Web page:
Leonid Andreyev: Author, painter, photographer

KeskusteluThe Chapel of the Abyss

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Leonid Andreyev: Author, painter, photographer

Tämä viestiketju on "uinuva" —viimeisin viesti on vanhempi kuin 90 päivää. Ryhmä "virkoaa", kun lähetät vastauksen.

Muokkaaja: elokuu 9, 2016, 2:17 pm

I quickly wrote this up after noticing that LT has listed Andreyev's birthday as 9 August (or the 21st . I wonder what it was under the earlier calendar?), and that we hadn't created an entry for him. I read his unsettling stories several years ago, around the same time as I was reading The Blind Owl. Stories like "Lazarus", "The Red Laugh", and "The Abyss", seemed extensions of the black, hieratic script of Hedayat's novel. It's been some time since I have read Andreyev, or about him, so I enjoin others to contribute their knowledge, or, for those who have yet to have encountered him, to become acquainted with the artist and his work. Here is a good introductory link, emphasizing the element of the uncanny in Andreyev's writings:


And a review I wrote some years back for "Lazarus", the impression of a first reading:

Lazarus, after three days “under the enigmatical sway of death”, inexplicably returns to the community of the living. He is received with great joy – and indiscretion. At a “welcome home” party thrown in his honor, a guest asks several times what being dead was like and receives no answer. But the other guests begin to fear their host without knowing why, and one by one they take their leave (As his own household does, in less than the fullness of time).

The narrator tells us that Lazarus “brought something back with him from the other side”. He who in (former) life was affable and fond of jokes is now taciturn, expressionless, indifferent to everything. Indeed his experience has literally transformed him. Visible are bluish, running to deep violet, creases in his flesh between his fingers and around his eyes – which seem sunken, their pupils a flat, fathomless black. His body has acquired a sort of uncanny stoutness, perhaps bloated in arrested decomposition. As time passes, Lazarus sits in his house without heat, without light and, but for one occasion, without company. A bored sculptor of beautiful bodies hears of him and requests his hospitality. Sitting in the silence and the dark, the sculptor asks, with growing unease, if Lazarus might have at least somewhere a bottle of wine. Time passes and darkness spreads when Lazarus answers: "I was dead". The guest takes his leave of Lazarus and his happiness on the same morning. Upon his return to decadent Rome, he completes one last work which inspires horror in his admirers, who urge him to destroy it.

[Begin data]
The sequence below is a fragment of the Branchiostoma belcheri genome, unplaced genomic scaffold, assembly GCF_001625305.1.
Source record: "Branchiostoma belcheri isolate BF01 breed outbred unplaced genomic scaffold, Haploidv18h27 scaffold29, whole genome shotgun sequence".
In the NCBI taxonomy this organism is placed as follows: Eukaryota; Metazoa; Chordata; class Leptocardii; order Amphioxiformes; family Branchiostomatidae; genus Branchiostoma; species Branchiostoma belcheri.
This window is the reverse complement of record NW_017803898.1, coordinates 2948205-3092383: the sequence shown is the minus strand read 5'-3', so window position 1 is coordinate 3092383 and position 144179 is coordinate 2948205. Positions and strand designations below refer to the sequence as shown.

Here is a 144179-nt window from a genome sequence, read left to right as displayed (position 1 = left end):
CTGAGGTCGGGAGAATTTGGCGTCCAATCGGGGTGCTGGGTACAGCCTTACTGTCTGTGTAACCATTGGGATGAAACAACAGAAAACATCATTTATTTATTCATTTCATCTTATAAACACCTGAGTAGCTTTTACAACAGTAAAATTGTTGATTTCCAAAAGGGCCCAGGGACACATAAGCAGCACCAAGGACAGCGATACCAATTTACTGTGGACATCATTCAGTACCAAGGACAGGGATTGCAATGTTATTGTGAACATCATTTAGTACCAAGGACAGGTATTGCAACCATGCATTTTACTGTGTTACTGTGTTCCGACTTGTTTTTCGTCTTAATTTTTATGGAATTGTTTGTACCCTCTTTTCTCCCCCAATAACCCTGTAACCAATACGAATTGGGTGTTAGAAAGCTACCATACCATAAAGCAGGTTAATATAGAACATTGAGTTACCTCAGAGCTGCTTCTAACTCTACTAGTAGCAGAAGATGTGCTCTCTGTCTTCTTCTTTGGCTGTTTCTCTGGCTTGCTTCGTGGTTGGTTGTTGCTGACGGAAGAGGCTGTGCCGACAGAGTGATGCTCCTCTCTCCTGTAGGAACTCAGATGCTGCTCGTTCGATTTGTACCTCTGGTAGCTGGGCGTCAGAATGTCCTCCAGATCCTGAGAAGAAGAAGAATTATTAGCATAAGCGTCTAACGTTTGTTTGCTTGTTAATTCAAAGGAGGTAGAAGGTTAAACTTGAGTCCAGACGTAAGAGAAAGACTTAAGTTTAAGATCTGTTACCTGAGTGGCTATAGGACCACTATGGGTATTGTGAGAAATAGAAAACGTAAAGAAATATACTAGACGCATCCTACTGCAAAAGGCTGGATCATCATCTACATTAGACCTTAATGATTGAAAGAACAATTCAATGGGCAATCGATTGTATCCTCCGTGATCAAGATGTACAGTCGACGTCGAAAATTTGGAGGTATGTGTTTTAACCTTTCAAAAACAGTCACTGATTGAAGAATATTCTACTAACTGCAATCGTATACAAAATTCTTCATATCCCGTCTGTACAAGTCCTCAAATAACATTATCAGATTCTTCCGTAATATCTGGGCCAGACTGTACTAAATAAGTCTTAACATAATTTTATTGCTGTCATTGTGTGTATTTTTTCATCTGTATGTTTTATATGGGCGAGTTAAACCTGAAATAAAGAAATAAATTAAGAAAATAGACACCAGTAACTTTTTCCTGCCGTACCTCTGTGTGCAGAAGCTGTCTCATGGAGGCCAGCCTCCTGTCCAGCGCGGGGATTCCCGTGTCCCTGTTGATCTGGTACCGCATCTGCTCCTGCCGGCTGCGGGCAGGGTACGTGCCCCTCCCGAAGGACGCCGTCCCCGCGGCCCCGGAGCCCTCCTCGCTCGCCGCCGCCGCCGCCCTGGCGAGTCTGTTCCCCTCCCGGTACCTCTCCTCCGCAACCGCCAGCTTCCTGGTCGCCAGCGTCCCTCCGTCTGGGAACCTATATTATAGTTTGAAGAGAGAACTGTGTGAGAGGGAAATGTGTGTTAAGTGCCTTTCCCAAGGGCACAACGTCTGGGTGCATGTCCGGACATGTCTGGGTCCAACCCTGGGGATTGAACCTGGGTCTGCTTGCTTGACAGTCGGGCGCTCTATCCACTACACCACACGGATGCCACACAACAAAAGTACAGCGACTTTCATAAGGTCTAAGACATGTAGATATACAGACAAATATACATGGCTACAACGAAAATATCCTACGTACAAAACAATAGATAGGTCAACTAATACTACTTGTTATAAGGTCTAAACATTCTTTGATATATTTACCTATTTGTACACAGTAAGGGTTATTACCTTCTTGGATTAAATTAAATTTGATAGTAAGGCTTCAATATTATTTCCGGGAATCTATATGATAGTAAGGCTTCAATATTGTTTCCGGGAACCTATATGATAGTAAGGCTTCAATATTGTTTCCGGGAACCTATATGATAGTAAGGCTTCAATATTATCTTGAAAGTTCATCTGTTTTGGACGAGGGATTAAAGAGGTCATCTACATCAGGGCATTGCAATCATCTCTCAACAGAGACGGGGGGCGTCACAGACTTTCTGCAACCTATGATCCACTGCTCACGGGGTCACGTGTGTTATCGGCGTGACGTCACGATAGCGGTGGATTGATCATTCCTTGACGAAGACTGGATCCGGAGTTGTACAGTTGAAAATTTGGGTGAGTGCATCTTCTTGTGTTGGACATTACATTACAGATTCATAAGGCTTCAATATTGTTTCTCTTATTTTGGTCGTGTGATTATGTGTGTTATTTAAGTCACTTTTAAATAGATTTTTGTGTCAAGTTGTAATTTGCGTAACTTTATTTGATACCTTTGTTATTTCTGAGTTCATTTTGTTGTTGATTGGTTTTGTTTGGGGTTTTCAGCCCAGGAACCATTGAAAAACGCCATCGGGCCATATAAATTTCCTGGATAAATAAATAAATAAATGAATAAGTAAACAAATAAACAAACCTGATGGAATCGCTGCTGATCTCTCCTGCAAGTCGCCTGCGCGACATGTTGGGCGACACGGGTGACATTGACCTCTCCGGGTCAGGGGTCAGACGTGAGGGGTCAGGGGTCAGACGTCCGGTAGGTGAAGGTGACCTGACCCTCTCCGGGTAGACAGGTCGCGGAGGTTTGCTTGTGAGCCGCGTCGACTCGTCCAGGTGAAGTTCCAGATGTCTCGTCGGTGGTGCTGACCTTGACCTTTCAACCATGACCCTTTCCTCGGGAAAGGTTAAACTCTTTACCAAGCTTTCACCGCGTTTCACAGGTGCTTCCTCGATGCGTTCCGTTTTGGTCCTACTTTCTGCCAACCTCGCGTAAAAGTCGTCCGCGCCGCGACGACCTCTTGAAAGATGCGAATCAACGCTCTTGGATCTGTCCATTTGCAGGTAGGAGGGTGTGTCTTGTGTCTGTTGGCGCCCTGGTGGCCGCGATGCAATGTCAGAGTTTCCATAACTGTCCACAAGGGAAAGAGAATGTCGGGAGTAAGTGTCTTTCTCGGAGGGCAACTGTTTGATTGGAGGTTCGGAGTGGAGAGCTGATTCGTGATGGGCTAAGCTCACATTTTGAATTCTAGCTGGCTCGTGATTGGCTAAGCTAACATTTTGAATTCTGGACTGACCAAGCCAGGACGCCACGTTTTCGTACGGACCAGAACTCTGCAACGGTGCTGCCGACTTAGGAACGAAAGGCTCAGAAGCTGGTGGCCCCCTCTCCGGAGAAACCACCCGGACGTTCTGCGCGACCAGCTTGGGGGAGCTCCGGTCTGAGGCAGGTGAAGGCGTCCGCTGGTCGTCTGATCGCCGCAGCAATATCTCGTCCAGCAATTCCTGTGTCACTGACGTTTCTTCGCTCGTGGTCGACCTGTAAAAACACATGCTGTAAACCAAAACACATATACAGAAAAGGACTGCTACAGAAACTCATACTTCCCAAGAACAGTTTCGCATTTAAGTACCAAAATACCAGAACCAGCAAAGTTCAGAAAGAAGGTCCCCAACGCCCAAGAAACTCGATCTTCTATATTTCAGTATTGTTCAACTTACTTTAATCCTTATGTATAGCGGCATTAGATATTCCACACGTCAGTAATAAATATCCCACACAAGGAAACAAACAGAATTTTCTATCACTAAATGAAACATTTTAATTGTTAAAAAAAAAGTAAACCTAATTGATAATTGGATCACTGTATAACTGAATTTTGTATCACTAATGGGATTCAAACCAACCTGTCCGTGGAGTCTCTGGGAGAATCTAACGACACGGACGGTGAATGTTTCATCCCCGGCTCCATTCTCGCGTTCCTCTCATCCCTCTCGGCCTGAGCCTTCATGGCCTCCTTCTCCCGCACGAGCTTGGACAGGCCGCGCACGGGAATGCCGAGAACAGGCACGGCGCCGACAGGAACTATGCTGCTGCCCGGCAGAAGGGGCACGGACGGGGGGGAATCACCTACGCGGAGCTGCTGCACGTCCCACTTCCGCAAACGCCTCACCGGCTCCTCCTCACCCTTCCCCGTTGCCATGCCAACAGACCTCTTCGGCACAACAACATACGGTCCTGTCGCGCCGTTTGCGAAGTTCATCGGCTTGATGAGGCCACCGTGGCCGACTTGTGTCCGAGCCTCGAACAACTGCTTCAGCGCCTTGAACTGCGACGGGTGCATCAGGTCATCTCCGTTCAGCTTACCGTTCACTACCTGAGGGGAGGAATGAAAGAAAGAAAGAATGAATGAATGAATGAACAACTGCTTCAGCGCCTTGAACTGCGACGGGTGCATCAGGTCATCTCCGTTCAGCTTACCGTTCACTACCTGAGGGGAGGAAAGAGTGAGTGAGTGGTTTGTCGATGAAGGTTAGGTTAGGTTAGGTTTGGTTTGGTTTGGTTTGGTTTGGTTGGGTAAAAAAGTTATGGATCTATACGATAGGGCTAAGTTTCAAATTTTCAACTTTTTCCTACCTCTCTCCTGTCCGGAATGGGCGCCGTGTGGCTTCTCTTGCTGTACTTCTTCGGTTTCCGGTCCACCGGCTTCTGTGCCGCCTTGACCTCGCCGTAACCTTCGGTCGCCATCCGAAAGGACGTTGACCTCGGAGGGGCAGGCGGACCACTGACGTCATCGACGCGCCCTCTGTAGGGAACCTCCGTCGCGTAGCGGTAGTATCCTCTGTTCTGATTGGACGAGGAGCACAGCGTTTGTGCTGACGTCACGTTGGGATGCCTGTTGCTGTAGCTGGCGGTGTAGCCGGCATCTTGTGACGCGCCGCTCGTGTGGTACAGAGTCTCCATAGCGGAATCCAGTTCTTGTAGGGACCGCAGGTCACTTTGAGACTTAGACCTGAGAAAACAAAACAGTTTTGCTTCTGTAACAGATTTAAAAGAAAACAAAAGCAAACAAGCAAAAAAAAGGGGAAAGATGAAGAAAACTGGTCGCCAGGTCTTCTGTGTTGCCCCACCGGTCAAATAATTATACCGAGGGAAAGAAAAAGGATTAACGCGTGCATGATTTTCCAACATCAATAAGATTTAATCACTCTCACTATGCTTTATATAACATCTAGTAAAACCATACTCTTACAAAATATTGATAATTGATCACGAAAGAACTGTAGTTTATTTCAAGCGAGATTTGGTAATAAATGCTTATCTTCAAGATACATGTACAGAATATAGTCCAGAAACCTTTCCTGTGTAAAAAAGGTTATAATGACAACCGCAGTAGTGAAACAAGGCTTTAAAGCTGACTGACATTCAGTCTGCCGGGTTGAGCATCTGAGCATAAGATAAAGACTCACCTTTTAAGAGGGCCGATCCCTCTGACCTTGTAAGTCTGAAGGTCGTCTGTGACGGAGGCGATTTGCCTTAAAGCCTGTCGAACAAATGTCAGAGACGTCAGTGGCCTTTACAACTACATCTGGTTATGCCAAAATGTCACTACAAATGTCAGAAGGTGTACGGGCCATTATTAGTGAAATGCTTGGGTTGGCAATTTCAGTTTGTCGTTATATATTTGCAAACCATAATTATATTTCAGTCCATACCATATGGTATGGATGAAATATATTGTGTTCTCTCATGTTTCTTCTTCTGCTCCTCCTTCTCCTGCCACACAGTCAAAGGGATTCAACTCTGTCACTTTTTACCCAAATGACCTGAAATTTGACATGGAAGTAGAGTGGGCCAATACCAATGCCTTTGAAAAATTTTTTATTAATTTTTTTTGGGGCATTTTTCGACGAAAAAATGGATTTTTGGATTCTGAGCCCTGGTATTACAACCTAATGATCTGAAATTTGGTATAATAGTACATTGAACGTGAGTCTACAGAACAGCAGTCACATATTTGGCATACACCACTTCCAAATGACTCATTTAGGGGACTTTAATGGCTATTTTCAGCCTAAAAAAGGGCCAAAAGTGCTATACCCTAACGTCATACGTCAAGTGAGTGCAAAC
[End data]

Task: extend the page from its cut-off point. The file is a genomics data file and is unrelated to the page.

Lazarus, the staring abyss, the walking lazaretto, is shunned by men. The peasants speak of tying bells to him to give warning of his approach (this is rejected in that these bells heard approaching in the night might ring grim portent), even of killing him. But this, even Augustus dares not do.

Lazarus leaves his house during the day to wander into the desert and stare at the sun. One day he is summoned by Caesar to Rome. Caesar, game to every challenge, desires audience with this messiah of despair. The imperial lackeys were able to rouge over the terrific pallor, to paint on the lines of a faint smile, but they could not mask his annihilating gaze. Augustus himself shrinks from its cancerous scope. In Lazarus's dark eyes he scries empires not yet founded in ruins, shrouds woven from the swaddling prepared for infants already in the tomb... life crawling from the ocean depths toward the sun and into the black vastation of time (like Bede's bird). In Bede and Pascal, life was depicted as a bright interruption of an engulfing infinite dark. But Lazarus was dead. He stares at the improbable sun, which, like Atlas, holds the unbegotten from the obliterated, himself inhumed in and host to the maggot of decay.

Lazarus, escorted out of the eternal city, his eyes seared out per imperial decree, again follows the sun into the desert and disappears - absorbed, or dead, never seeing, never seen again.